CEDAR RAPIDS — As the number of people killed at railroad crossings in the United States inches upward, Cedar Rapids police will participate this week in a national effort to increase rail safety by ticketing and warning violators in prominent locations.
Last year, 270 Americans were killed in crashes at rail crossings, a slight uptick from the 267 deaths the year before, according to data from the U.S. Department of Transportation. There were 255 railroad crossing deaths in 2017.
Between Jan. 1 and July 1 this year, rail crossing mishaps have claimed the lives of a 125 people nationwide.
In Iowa, there have been 22 train track collisions so far this year, according to data from the Federal Railroad Administration, and four people have been killed. That is a slight decline from the six deaths in 2018.
During the day Tuesday, Cedar Rapids police said officers will be enforcing traffic laws near two significant crossings:
• The 1500 block of Wilson Avenue SW, where three sets of tracks cross the hilly road in an area where the 30 mph speed limit often is ignored.
• The 300 block of First Avenue SE, a crossing on downtown’s main drag and near the city’s convention center and hotel.
ARTICLE CONTINUES BELOW ADVERTISEMENT
The city described “Operation Clear Track,” which will be conducted in 48 states this week, as the largest rail safety law enforcement initiative in the nation.
In the crashes in Iowa this year. three people were killed in two separate incidents in April. A fourth person was killed a few months later.
A father and son died in the first crash, which was in Cedar Rapids.
Ethan W. Mortensen, 32, of Ely, was driving a 2012 Chevrolet Equinox with David P. Mortensen, 66, of Ely, as a passenger. The sport utility vehicle was struck April 14 by an eastbound Union Pacific train in the 3000 block of C Street SW.
Authorities believe Ethan, who had a developmental disorder, and his father were watching trains and practicing driving when their SUV wound up on the tracks and was struck by a train traveling about 60 mph.
A few weeks later, Dashaun Washpun, 25, a graduate of City High, was struck and killed by a train about 7:30 p.m. April 26 in southeastern Iowa City. He died at the scene, at a railroad crossing near Scott Avenue and Heinz Road.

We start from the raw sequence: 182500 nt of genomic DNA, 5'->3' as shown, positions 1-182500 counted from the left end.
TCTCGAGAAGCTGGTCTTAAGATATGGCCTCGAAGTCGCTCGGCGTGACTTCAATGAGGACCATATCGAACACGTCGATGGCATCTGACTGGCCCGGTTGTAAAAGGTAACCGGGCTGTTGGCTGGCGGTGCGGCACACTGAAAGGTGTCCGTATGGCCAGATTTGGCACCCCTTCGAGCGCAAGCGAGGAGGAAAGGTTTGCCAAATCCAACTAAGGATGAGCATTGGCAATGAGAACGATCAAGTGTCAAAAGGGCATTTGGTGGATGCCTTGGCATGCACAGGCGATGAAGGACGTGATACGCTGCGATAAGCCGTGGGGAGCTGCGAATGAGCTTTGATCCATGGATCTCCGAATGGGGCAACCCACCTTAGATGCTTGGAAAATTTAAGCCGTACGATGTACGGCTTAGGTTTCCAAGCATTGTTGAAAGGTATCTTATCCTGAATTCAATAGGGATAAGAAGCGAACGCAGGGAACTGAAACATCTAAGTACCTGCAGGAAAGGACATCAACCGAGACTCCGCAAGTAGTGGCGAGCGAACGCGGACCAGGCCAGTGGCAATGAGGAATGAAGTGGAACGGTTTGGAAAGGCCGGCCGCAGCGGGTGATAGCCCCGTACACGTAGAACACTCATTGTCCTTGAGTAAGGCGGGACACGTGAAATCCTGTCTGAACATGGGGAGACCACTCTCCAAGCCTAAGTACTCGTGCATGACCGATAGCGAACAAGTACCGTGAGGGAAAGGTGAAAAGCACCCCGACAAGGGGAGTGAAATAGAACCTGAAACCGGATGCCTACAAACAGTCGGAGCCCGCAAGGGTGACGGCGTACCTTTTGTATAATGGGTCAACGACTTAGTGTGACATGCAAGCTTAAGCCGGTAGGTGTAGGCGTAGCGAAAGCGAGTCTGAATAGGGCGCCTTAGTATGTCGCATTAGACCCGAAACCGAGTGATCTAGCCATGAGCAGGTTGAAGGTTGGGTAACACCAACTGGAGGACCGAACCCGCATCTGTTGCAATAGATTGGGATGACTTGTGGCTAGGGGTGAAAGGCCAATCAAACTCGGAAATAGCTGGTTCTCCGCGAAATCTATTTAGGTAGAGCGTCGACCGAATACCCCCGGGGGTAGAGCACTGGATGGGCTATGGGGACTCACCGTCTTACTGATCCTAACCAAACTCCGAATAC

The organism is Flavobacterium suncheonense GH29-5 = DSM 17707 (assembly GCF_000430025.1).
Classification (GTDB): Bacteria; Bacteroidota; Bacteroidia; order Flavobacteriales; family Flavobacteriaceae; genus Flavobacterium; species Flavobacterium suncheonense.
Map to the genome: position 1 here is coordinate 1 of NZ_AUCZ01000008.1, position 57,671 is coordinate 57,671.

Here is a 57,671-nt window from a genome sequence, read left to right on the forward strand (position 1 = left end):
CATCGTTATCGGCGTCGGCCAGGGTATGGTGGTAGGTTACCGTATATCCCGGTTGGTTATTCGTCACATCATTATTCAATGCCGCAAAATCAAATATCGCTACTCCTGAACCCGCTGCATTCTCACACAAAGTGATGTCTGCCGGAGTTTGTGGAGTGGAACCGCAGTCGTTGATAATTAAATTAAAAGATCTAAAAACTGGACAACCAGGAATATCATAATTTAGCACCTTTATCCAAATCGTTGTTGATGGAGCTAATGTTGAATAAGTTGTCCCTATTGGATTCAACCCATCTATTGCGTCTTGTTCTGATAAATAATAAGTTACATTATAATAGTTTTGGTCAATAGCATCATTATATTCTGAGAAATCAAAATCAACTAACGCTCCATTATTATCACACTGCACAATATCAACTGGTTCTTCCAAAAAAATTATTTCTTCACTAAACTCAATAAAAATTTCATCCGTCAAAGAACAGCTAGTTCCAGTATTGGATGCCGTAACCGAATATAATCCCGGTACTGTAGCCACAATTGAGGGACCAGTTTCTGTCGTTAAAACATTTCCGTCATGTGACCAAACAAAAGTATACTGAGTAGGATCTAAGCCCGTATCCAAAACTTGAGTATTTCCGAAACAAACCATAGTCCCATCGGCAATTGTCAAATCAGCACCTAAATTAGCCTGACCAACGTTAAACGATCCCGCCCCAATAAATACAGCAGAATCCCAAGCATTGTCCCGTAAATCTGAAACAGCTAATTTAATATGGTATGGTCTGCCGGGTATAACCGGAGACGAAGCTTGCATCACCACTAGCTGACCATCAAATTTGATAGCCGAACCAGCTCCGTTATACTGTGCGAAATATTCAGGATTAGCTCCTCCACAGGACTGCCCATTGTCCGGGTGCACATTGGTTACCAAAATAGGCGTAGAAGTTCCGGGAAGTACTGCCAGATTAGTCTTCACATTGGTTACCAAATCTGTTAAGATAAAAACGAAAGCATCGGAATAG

A few months later, on July 20, a 26-year-old Des Moines man was killed when police said he attempted to hop onto a train car as the train was passing through downtown Des Moines.
According to witnesses, the man, who police identified as Ian Pfeiffer, walked around the lowered traffic signal arms to try the stunt.
Police said it’s likely the train was going faster than he had anticipated.
Data from the Federal Railroad Administration shows that in Iowa, four people were killed in 2017, one in 2016 and two in 2015 as the result of mishaps at rail crossings.
In most of those deaths, the victims were driving vehicles when struck by trains.
ARTICLE CONTINUES BELOW ADVERTISEMENT
A majority of the railroad crossing deaths that have occurred over the past five years across the nation have been at crossings that have some sort of warning — gates, flashing lights, stop signs or cross buck signs.
“Half of all collisions at railroad crossings happen at crossings that are equipped with lights and safety equipment,” said Federal Railroad Administration spokesman Warren Flatau. “And in a lot of those cases, the person or vehicle that is struck has ignored those devices, and have even gone so far as to maneuver around the lowered safety arms.”
In Iowa, there are 6,758 railroad crossings — 205 of them in Linn County and 139 of them in Johnson County. A majority of Iowa’s crossings sit on public roads and highways, which tend to be better marked than those that cut through private property such as farmland, residential plots and industrial yards.
Regardless of whether a crossing is well-marked or not marked at all, Flatau said drivers, cyclists and pedestrians should always exercise caution when passing over tracks.
Many drivers pay little or no attention at the rail crossings they drive on day after day because they never see a train there, Flatau said. But just because a driver has never seen a train there doesn’t mean it won’t be there one day as the driver is trying to cross.
When locomotive engineers see a vehicle or person on the tracks in the path of the train, they can only sound the warning horn and apply the emergency brakes — but hardly stop on a dime.
The average freight train consisting of 100 cars and weighing between 12 million and 20 million pounds takes more than a mile to stop in emergency braking.
“A lot of the accidents we see could be avoided by staying alert when passing through a crossing and obeying the warning signs and traffic control devices,” Flatau said.
Comments: (319) 398-8238; email@example.com